Adrienne Rich, Red Shoes, 3:30 AM to Georgia, Rambling

All of these journeys and what did happen? I often write the journey as I travel in my imagination. Pen and paper or words transpose the journey, change it. So I give up.

How do I describe what it was like to perform with Adrienne Rich to an audience at Smith College of over 1200? First there's Adrienne, a force who had brought us all to that place together. I don't remember our first meeting though I met her first in a poetry class taught by Hugh Witemeyer at the Univesity of New Mexico as an undergraduate. Her poem "Diving into the Wreck" is a classic, and it became the means toward a vision of vision possible in a transformative poetry. I admired her bravery in the poem, just as I continue to admire her bravery of vision. Vision requires bravery because you will see what everyone is afraid to see and acknowlege. You will see the wreck. And then you learn that to truly see and know the wreck you must become it. You must die in order to be born. There is a depth to her vision that is immeasurable. To be asked by her to read with her was and remains an honor. That night as I watched her there with the other two honored poets: Cheryl Clarke and Ed Pavlic who gave poignant tribute readings of hers and their poetry, I saw her as a girl, a young woman, at mid-life, and now as one of the best poets this world has offered us in these times. I was once again amazed by her poetry, her presence; we all were, that night. I feel humbled to be in the presence of those who shine. Sometimes they are great poets, sometimes they are leaders like Martin Luther King, or healers who do not name themselves to the public, like the native healer I met recently in rural Oklahoma, or children. One I met a child I met on the streets of Buenos Aires. He had cerebral palsy and collected donations from tourists in his wheelchair. I will not forget the shine, his blessing on everyone who passed there in the noisy night.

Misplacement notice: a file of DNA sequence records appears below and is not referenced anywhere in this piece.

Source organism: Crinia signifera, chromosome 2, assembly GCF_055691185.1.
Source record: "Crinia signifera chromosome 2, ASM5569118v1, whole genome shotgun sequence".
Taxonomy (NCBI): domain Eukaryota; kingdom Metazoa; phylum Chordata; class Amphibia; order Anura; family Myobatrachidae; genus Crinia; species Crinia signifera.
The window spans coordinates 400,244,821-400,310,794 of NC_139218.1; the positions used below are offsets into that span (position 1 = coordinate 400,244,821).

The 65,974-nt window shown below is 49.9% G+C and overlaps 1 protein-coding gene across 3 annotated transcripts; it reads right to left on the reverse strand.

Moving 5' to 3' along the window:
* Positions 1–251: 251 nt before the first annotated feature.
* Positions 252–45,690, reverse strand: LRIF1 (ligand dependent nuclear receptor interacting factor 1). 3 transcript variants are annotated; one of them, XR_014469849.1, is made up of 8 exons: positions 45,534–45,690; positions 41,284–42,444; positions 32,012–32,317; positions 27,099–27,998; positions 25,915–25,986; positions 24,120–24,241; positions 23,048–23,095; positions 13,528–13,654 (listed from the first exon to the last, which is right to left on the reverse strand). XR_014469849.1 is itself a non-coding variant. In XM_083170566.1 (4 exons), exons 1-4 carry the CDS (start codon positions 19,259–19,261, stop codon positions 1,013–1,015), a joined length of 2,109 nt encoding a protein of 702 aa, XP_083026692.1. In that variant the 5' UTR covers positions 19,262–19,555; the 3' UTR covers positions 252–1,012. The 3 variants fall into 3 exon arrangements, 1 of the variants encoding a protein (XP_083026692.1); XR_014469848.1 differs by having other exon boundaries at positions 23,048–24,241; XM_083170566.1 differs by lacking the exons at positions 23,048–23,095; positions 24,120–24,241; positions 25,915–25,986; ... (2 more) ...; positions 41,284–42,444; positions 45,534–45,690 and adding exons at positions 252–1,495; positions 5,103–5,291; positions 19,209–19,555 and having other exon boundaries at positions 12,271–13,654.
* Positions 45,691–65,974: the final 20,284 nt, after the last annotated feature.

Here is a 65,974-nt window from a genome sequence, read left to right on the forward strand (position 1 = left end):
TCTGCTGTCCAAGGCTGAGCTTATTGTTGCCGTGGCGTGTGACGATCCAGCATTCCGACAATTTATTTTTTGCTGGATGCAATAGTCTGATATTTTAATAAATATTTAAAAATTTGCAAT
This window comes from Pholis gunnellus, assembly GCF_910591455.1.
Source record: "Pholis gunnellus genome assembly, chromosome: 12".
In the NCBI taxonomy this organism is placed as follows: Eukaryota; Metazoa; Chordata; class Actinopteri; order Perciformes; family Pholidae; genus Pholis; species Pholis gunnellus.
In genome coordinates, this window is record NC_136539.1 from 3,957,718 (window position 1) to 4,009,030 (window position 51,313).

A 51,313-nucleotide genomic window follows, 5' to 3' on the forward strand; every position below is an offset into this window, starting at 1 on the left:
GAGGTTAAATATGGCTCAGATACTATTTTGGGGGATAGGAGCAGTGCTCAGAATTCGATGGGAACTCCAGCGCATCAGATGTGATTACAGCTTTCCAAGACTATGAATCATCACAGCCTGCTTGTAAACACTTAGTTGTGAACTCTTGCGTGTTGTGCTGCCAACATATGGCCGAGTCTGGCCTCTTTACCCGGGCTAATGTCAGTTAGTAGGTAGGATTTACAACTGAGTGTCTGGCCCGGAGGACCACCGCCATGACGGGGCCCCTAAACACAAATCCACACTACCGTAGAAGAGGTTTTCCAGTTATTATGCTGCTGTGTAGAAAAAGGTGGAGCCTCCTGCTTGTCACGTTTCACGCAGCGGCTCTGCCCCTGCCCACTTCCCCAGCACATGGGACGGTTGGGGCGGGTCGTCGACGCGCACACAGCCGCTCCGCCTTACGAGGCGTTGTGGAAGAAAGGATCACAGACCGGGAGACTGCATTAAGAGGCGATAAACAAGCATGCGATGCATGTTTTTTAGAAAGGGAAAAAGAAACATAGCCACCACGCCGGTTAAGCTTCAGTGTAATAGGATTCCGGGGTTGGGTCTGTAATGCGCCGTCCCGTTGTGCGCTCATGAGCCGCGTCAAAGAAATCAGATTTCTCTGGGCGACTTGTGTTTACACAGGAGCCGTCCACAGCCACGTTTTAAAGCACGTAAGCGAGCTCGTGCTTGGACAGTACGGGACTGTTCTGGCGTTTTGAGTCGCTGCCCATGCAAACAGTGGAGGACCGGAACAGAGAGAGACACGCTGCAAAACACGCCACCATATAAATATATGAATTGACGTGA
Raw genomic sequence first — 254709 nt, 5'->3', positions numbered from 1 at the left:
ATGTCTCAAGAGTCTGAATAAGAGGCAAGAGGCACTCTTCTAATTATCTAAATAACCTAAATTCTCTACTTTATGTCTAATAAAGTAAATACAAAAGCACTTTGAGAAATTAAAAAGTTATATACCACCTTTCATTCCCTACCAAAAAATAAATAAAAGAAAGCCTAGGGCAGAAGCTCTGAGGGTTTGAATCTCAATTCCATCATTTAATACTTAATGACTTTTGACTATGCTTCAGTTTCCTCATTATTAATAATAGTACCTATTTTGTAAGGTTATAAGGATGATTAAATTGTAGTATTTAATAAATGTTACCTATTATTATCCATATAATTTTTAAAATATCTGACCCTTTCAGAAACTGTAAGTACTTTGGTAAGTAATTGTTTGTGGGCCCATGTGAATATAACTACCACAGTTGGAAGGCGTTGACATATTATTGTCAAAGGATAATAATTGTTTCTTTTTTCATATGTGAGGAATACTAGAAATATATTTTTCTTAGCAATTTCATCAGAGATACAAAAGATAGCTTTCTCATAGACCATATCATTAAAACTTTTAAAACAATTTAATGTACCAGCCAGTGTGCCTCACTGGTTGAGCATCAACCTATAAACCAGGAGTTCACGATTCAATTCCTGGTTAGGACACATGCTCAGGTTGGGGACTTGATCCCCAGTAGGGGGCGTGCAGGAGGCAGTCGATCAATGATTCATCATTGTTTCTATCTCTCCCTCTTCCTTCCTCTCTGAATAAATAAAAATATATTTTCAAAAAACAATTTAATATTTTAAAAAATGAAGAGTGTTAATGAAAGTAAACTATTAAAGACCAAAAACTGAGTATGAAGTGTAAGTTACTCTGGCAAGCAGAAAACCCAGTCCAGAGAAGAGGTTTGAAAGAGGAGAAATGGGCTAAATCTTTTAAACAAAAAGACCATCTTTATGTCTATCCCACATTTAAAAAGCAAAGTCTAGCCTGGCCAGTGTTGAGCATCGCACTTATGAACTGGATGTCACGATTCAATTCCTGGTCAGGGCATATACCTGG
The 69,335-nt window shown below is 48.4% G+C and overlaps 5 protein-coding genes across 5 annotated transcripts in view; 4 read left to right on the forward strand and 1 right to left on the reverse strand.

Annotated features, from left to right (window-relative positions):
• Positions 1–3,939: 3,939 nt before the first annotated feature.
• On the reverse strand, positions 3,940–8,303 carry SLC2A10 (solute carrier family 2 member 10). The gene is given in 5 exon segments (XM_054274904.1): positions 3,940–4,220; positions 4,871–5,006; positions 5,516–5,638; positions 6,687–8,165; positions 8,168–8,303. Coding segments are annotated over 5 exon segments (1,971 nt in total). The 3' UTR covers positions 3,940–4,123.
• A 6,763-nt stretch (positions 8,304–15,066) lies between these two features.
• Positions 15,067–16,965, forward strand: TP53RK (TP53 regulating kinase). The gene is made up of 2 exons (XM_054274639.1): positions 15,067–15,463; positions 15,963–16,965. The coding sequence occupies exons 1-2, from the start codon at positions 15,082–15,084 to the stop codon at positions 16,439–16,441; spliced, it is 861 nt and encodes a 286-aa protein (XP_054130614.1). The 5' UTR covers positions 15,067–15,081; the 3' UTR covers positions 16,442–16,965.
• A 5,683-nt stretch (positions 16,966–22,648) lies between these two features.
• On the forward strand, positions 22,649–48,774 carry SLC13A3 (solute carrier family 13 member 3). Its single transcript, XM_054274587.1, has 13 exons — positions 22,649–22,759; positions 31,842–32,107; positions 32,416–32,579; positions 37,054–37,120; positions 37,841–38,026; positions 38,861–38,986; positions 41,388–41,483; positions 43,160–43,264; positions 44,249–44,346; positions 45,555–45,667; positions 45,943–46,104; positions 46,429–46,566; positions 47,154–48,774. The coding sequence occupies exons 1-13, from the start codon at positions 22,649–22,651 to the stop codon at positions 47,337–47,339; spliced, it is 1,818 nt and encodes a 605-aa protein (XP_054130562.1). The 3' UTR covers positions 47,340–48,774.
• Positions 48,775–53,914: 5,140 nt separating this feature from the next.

Ellen Watson of the Poetry Center at Smith organized the event. She enabled the gift. Mvto.

I went back to my hotel room after signing CD's and books, and saying by good-byes, though I prefer to say: I am honored that we've had a little time together to eat, speak and be with each other in this place. I will carry you with me through the dark, through the dawn.

(A small note born of a different level of thinking than the above....I have a pair of red shoes that convince me that even shoes have their own lives. These shoes cause excitement wherever they appear. The last time was at a performance at the Getty Museum in Los Angeles. Women surrounded me with: Where did you get those shoes? I must have a pair.They wanted to touch them, try them on. I tried to wear them for the Vagina Monologues performance at Hawaii Theater in Honolulu a few years ago but they rubbed and were uncomfortable. I considered giving them away and couldn't part with them. I kept them, then decided to try them again. After the performance at Smith once again the first comments were about, yes, my red shoes.)